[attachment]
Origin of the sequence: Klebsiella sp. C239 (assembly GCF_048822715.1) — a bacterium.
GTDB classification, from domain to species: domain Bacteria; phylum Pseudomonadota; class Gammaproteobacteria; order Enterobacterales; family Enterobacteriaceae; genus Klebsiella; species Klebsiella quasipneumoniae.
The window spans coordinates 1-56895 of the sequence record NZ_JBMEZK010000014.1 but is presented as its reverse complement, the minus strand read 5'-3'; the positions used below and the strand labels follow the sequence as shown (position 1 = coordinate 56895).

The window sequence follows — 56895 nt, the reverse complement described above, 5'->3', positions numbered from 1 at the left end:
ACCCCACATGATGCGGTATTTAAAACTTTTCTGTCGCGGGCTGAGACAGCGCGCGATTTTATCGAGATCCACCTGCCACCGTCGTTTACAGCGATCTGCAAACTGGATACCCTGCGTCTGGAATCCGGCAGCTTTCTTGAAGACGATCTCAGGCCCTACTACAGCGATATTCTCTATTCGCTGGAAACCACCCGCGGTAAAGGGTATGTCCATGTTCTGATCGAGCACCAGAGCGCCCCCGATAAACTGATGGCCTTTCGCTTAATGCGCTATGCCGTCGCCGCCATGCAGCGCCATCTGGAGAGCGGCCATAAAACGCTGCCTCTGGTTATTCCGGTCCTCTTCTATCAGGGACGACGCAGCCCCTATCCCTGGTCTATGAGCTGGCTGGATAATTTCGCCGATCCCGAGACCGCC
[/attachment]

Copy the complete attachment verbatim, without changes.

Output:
Origin of the sequence: Klebsiella sp. C239 (assembly GCF_048822715.1) — a bacterium.
GTDB classification, from domain to species: domain Bacteria; phylum Pseudomonadota; class Gammaproteobacteria; order Enterobacterales; family Enterobacteriaceae; genus Klebsiella; species Klebsiella quasipneumoniae.
The window spans coordinates 1-56895 of the sequence record NZ_JBMEZK010000014.1 but is presented as its reverse complement, the minus strand read 5'-3'; the positions used below and the strand labels follow the sequence as shown (position 1 = coordinate 56895).

The window sequence follows — 56895 nt, the reverse complement described above, 5'->3', positions numbered from 1 at the left end:
ACCCCACATGATGCGGTATTTAAAACTTTTCTGTCGCGGGCTGAGACAGCGCGCGATTTTATCGAGATCCACCTGCCACCGTCGTTTACAGCGATCTGCAAACTGGATACCCTGCGTCTGGAATCCGGCAGCTTTCTTGAAGACGATCTCAGGCCCTACTACAGCGATATTCTCTATTCGCTGGAAACCACCCGCGGTAAAGGGTATGTCCATGTTCTGATCGAGCACCAGAGCGCCCCCGATAAACTGATGGCCTTTCGCTTAATGCGCTATGCCGTCGCCGCCATGCAGCGCCATCTGGAGAGCGGCCATAAAACGCTGCCTCTGGTTATTCCGGTCCTCTTCTATCAGGGACGACGCAGCCCCTATCCCTGGTCTATGAGCTGGCTGGATAATTTCGCCGATCCCGAGACCGCC